The Open Data Institute has published the case studies of four councils who are using open data for service redesign. 

One such council is North Lanarkshire Council, along with UrbanTide and Snook, who were awarded funding from the Open Data Institute to develop an open data project, as part of their new service delivery project, that explores how data can be used to improve public services – making them more efficient, innovative and citizen-focused.  More below...

ODI's Case Study

The ODI commissioned UrbanTide, NLC and Snook alongside other case studies to illustrate the use of open data in service redesign.  The other partner projects and case studies can be summarised as follows:

  • Doncaster Council and UsCreates - the team explored helping young people get better, tailored information about their career options for training, education and employment.
  • Kent County Council, Kent Energy Efficiency Partnership, and UsCreates - the team looked at datasets from across the NHS and the wider public sector to more accurately and effectively help those at risk of fuel poverty.
  • London Borough of Waltham Forest, the Audience Agency and Technology Box - Waltham Forest explored how data can be used to increase and widen engagement in arts and culture. 

Our Case Study

North Lanarkshire Council is on a mission ‘to improve economic opportunities and outcomes for all’, and with help from UrbanTide and Snook has an ‘open by default’ data policy for non-sensitive data. The council applied this open approach to its business rates data, to better understand the demand for the data and reduce Freedom of Information requests.

The service is expected to reduce the burden of publishing datasets and also provide significant additional information to businesses about the rates landscape across North Lanarkshire.

Significant expansion is also proposed to improve the accuracy of detection of missing non-domestic rates payers and to use machine-learning algorithms to detect payments that are higher or lower than they should be. More accurate collection of rates will help inform policy redevelopment and more efficient service delivery chains that can increase the level of non-domestic rates collected, enabling reinvestment into public service delivery.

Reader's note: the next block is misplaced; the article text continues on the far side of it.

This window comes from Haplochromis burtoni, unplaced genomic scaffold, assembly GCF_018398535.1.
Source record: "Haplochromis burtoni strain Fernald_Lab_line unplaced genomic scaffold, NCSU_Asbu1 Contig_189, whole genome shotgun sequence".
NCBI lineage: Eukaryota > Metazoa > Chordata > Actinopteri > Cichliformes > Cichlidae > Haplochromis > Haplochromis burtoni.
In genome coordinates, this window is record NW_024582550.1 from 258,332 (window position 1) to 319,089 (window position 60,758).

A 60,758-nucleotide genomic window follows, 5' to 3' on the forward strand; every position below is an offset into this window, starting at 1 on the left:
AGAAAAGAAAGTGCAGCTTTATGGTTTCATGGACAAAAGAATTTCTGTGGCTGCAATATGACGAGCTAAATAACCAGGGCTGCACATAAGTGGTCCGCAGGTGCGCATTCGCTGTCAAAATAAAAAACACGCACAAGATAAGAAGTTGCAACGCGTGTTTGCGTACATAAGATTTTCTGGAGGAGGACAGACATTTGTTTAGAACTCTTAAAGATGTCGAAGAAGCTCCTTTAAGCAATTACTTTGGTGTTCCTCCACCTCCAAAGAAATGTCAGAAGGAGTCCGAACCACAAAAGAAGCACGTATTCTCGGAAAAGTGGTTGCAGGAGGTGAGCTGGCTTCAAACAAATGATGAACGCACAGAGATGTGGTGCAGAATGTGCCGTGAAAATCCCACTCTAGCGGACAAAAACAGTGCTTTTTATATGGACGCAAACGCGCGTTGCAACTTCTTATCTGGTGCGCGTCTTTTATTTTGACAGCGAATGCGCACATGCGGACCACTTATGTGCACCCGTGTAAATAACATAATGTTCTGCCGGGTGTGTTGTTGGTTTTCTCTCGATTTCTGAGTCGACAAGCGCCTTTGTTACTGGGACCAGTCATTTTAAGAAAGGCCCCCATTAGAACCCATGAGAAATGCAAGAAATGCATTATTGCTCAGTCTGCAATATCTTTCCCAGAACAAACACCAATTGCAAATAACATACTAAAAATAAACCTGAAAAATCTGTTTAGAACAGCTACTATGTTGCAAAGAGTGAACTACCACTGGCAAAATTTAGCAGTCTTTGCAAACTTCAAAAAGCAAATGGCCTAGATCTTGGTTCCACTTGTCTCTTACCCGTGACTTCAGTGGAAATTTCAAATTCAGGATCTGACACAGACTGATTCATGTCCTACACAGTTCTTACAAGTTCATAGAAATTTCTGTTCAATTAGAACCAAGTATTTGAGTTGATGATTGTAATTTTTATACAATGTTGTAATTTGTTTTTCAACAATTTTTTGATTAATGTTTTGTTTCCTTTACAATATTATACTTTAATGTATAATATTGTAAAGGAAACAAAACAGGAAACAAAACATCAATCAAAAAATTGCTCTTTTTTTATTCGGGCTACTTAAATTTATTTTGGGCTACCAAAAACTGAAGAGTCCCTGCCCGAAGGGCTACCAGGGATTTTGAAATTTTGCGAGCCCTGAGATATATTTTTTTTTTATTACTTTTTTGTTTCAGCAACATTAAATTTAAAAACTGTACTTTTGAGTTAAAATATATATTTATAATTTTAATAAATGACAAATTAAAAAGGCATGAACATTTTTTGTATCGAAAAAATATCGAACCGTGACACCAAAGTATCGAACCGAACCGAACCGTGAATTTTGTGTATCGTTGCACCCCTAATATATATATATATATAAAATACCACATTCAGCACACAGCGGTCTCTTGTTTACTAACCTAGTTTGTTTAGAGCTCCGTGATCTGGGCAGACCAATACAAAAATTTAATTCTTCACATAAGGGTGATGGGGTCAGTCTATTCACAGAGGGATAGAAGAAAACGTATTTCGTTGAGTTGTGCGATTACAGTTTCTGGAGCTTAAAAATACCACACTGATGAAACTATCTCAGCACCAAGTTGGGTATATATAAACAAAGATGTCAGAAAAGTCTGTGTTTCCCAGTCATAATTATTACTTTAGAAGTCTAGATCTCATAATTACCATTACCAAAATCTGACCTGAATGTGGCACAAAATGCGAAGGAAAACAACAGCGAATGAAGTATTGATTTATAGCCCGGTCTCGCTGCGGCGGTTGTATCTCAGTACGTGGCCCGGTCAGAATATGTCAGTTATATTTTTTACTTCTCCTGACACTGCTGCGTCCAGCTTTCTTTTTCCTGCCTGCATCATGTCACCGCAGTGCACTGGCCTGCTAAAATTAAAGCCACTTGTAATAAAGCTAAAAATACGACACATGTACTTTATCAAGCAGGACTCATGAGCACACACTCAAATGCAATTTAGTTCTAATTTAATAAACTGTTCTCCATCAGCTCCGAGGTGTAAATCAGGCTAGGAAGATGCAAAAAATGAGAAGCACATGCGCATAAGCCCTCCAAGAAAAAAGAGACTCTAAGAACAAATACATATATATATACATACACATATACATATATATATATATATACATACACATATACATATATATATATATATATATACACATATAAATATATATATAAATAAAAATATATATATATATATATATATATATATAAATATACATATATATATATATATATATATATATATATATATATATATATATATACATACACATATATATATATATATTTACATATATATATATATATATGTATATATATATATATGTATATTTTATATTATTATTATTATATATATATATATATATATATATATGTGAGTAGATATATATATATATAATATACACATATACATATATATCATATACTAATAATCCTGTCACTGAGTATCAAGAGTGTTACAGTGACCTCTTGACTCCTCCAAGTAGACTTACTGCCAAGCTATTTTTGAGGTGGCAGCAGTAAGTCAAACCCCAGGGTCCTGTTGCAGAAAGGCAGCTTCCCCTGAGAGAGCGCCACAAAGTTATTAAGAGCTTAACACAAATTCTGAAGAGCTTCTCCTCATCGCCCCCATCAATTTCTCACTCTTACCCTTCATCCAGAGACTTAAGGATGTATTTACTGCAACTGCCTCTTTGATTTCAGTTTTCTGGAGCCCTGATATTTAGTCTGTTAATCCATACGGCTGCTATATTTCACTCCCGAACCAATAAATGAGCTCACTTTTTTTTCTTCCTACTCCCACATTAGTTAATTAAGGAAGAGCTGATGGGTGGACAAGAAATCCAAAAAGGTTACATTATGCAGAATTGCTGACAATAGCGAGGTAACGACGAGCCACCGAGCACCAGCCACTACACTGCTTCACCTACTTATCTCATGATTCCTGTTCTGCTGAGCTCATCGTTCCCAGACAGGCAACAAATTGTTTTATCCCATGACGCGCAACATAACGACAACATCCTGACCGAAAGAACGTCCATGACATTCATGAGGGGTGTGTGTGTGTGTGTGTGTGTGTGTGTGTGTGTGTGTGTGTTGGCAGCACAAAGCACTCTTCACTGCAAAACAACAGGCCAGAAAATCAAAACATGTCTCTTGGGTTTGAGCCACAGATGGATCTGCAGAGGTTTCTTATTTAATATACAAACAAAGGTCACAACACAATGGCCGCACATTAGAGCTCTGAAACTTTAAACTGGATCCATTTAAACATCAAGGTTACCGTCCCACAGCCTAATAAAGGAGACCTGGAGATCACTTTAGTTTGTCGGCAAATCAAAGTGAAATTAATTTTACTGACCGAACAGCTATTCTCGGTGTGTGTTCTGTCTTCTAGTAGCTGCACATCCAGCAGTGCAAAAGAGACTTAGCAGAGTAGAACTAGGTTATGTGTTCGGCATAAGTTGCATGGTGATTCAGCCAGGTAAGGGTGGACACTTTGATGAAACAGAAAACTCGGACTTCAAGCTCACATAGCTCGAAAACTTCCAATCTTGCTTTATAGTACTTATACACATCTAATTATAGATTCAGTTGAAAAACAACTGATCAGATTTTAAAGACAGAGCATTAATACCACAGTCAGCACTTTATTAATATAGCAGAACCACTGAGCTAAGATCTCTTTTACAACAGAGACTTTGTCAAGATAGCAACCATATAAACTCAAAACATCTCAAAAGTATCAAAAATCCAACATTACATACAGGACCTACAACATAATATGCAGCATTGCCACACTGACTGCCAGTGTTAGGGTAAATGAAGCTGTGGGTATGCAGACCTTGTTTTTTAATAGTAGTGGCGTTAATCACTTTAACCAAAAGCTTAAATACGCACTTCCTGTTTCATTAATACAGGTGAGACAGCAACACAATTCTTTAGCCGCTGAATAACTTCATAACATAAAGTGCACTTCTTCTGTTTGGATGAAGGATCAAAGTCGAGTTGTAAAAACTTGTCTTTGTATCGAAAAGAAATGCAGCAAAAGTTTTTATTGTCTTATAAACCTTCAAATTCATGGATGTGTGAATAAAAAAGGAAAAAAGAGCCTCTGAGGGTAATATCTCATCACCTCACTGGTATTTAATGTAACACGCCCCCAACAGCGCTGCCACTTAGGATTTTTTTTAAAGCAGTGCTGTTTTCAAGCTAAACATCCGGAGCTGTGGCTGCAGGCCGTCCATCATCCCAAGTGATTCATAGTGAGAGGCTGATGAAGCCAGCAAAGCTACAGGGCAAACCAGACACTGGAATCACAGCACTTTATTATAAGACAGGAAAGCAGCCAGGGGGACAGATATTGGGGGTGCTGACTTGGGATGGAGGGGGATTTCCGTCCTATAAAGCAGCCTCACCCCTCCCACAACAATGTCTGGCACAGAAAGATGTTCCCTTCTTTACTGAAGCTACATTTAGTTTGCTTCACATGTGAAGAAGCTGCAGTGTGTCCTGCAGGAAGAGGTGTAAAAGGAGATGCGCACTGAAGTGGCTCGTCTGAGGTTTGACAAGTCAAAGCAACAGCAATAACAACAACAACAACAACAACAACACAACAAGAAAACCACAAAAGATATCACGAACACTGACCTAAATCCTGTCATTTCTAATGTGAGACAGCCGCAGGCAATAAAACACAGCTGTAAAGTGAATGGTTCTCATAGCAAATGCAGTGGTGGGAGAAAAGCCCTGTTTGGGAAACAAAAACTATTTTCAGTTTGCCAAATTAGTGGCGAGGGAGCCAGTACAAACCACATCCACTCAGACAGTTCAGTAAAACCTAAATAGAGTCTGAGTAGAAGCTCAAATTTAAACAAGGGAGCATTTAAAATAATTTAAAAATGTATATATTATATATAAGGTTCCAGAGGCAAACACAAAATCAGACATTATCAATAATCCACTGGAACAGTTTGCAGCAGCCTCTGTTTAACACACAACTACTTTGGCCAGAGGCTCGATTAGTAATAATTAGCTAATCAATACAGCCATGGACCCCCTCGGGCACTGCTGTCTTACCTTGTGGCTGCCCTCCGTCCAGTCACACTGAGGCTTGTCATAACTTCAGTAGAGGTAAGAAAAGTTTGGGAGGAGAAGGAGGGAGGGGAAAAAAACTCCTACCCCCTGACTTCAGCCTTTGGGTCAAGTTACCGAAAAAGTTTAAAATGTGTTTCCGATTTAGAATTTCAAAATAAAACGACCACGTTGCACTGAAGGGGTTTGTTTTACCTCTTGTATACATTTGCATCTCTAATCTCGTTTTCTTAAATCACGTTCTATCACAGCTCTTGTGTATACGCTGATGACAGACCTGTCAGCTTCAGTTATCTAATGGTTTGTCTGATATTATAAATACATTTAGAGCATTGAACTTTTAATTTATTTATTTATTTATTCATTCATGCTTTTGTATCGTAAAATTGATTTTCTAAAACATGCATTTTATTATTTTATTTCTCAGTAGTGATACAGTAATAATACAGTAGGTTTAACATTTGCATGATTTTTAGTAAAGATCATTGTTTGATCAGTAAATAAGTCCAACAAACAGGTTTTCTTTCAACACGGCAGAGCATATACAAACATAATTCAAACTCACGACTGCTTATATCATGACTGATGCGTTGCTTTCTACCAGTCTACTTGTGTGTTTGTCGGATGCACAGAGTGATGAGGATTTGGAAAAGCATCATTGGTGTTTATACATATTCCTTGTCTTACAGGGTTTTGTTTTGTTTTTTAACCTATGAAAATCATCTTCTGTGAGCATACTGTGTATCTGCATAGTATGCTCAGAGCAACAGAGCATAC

The full case study by the Open Data Institute can be read here.

    About the Open Data Institute’s New Service Delivery Project

    The project is part of the ODI’s £6M three year innovation programme, which has an overall aim to build data infrastructure, improve literacy, stimulate data innovation and build trust in the use of data.

    This element of the project builds on the report – Using open data for public services published in February 2018 – where the ODI looked at examples of open data use in public services. Following completion of the four local government projects, they asked the teams to tell them about their experience – the successes and challenges – in the hope other service delivery teams working on open data projects will find their experiences helpful to learn from.

    There’s a case study from each project and each team will be publishing tools created during the project that anyone can use. Download the UrbanTide toolkit here.